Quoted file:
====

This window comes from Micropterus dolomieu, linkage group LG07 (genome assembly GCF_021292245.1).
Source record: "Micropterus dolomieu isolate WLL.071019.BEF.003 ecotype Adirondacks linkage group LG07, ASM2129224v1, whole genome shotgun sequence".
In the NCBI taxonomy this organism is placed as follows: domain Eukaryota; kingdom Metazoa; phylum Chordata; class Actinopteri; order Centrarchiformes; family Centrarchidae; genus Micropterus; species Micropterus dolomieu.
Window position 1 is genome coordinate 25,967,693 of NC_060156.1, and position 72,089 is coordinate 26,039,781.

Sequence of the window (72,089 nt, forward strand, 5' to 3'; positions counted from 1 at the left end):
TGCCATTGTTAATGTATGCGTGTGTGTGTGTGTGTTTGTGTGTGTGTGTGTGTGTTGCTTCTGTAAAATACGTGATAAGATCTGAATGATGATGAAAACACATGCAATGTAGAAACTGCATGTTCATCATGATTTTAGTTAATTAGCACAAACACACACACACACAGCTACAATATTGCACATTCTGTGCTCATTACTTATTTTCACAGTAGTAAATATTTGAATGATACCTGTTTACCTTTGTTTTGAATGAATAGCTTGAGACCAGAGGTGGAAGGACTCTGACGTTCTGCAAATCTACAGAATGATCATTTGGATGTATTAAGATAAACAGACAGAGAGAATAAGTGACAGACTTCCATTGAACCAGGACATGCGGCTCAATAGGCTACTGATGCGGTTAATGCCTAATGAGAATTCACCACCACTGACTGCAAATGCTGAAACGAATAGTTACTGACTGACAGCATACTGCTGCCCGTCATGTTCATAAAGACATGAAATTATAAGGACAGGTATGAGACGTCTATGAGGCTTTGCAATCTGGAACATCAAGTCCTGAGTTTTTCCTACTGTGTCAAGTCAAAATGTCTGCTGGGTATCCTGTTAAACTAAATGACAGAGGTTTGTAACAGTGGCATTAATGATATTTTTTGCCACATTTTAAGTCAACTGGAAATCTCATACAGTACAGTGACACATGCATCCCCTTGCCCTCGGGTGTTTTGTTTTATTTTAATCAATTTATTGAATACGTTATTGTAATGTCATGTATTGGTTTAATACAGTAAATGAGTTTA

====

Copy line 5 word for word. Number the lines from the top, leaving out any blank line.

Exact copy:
Sequence of the window (72,089 nt, forward strand, 5' to 3'; positions counted from 1 at the left end):